The students are presently working on their research papers. They have been reading about and exploring their topics for over a week and are starting to organize their ideas. Yesterday we talked about formulating a thesis. This concept is so hard for many of them. I asked them to think about what it is they really want the reader to know about their topic. This is not the first time we have worked on creating a thesis. But this time, everyone’s topic is vastly different, so everyone’s historical subject/focus/point of view are different as well. It’s a bit more complicated.
This is also not the first time I have shared a list of subordinating conjunctions (and a few adverbs) that help writers to find something to prove or argue in a paper. I asked them to think about their topics and see if they could use one of these words (pictured above) in creating a sentence with a dependent and independent clause that reflected the information they have learned, the hope being to force them to articulate some contention/ commitment/claim that grew out of their research. I gave the students some time to work in class. Quietly, slowly at first, one by one, I heard enthusiastic requests. “Ms. Y come here. How’s this?”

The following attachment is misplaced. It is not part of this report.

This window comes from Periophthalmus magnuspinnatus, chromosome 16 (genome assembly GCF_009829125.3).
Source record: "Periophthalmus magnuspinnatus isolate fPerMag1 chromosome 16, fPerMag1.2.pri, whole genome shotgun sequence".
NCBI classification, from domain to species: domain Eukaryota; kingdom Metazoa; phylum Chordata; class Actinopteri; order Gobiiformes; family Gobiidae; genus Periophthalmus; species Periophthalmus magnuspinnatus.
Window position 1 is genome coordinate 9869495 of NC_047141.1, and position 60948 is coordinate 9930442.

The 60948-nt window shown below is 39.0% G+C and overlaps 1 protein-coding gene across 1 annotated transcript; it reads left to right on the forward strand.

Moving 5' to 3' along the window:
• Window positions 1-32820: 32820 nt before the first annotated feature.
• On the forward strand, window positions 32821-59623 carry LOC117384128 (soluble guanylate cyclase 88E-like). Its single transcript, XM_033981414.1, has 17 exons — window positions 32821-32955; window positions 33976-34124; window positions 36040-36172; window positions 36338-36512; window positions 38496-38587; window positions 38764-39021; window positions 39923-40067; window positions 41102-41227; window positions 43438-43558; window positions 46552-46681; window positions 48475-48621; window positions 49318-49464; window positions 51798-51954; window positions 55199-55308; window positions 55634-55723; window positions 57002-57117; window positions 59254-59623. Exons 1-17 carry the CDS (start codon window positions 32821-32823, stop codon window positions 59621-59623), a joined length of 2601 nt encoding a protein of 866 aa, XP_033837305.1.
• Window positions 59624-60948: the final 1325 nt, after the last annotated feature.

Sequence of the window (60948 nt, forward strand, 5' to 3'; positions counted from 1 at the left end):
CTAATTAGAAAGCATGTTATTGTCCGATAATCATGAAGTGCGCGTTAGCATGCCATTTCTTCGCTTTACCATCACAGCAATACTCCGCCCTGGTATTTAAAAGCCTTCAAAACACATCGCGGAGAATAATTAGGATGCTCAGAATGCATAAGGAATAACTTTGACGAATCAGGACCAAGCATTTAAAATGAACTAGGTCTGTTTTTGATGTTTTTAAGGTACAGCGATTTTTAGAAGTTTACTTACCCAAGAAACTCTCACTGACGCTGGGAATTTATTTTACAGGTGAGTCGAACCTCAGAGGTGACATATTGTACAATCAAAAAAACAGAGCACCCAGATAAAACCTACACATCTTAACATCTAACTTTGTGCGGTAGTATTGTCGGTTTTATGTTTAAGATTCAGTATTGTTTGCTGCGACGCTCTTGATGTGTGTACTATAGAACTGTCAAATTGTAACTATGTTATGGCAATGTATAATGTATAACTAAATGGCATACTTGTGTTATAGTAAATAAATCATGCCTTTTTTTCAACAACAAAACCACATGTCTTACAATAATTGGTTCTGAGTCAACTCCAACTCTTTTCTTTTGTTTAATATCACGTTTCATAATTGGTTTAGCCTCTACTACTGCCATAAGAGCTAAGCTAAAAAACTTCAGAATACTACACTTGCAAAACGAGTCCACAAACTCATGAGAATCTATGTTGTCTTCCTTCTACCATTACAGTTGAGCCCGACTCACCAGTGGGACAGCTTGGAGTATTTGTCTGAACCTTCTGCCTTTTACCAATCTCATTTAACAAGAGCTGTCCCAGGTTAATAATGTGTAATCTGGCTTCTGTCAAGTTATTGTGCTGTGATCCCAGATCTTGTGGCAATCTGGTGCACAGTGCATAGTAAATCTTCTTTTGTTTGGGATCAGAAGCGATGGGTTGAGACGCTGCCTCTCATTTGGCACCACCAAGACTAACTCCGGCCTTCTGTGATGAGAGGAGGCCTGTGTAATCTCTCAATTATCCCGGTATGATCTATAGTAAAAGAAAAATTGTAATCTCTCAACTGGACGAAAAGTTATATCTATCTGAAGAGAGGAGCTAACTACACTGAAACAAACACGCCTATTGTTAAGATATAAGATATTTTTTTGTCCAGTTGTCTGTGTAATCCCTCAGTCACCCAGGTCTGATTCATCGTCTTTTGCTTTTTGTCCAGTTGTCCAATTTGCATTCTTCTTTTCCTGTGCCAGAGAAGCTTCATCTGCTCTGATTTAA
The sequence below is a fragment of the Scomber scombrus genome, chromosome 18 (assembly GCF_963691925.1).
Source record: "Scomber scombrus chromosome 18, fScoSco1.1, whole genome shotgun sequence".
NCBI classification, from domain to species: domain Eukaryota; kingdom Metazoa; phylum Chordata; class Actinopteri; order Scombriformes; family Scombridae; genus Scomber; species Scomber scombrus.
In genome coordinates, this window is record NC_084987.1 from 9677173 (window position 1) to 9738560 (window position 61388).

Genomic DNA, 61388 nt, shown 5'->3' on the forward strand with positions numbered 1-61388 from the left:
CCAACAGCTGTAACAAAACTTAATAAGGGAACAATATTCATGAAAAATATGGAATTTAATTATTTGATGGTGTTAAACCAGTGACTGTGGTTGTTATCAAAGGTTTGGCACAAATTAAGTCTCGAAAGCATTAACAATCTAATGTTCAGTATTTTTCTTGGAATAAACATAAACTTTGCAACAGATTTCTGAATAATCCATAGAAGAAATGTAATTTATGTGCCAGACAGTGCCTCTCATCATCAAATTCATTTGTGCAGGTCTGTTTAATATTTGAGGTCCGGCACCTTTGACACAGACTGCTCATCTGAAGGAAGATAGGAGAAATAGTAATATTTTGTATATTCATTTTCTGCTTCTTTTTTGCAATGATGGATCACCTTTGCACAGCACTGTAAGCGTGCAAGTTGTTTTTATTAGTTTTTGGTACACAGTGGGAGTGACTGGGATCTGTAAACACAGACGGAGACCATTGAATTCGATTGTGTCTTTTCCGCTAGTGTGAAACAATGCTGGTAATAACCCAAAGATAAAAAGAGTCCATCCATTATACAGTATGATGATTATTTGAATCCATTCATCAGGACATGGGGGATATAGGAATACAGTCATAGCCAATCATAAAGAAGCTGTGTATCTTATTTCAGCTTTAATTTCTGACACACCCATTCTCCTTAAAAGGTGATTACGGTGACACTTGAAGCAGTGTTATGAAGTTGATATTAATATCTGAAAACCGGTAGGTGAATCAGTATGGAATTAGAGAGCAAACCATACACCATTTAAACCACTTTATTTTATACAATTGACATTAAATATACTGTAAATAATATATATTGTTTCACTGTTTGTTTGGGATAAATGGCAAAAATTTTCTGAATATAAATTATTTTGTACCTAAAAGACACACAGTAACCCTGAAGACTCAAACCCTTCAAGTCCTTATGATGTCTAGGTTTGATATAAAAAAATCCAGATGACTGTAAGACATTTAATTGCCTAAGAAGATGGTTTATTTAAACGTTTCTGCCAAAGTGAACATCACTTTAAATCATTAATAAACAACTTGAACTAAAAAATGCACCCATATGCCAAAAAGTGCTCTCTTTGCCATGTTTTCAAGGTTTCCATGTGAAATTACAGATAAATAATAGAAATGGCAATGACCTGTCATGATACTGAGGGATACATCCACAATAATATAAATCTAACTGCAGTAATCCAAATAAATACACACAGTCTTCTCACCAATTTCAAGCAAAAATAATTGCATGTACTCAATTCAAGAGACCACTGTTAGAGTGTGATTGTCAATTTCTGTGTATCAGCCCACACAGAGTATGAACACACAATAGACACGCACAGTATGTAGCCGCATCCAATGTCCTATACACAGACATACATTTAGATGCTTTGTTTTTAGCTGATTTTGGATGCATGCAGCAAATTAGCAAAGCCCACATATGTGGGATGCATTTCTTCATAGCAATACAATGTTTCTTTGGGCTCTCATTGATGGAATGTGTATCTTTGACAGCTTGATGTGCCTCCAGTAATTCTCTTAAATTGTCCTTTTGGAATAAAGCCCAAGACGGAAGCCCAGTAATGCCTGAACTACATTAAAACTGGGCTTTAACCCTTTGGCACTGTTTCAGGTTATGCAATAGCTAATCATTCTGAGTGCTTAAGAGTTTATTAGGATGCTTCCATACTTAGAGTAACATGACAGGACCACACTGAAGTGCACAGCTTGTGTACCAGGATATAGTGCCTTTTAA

“Is this a good one?” And one by one, it was clear that they were actually creating viable and meaningful theses.
“Wow! These are really magic words!”
“Totally magic!” BG answered.
Empowered, they walked out of the classroom and into the weekend.
A more complete list: After, Although, As, As if, As long as, As much as, As soon as, As though, Because, Before, By the time, Despite, Even if, Even though, Every time, How, However, If, Inasmuch, In case, In order that, In the event that, Just in case, Lest, Nevertheless, Nonetheless, Now that, Once, Only if, Provided (that), Rather than, Since, So that, Than, That, Though, Through, Till, Unless, Until, When, Whenever, Where, Whereas, Wherever, Whether or not, While